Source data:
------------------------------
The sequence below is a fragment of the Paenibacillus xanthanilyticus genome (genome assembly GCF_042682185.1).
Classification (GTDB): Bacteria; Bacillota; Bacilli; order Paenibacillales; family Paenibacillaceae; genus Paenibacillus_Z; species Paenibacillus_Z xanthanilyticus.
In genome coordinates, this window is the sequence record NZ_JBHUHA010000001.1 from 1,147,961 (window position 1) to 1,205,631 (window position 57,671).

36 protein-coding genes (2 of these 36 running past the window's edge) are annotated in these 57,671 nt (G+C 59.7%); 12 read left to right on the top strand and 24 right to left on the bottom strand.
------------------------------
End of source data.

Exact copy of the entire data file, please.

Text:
The sequence below is a fragment of the Paenibacillus xanthanilyticus genome (genome assembly GCF_042682185.1).
Classification (GTDB): Bacteria; Bacillota; Bacilli; order Paenibacillales; family Paenibacillaceae; genus Paenibacillus_Z; species Paenibacillus_Z xanthanilyticus.
In genome coordinates, this window is the sequence record NZ_JBHUHA010000001.1 from 1,147,961 (window position 1) to 1,205,631 (window position 57,671).

36 protein-coding genes (2 of these 36 running past the window's edge) are annotated in these 57,671 nt (G+C 59.7%); 12 read left to right on the top strand and 24 right to left on the bottom strand.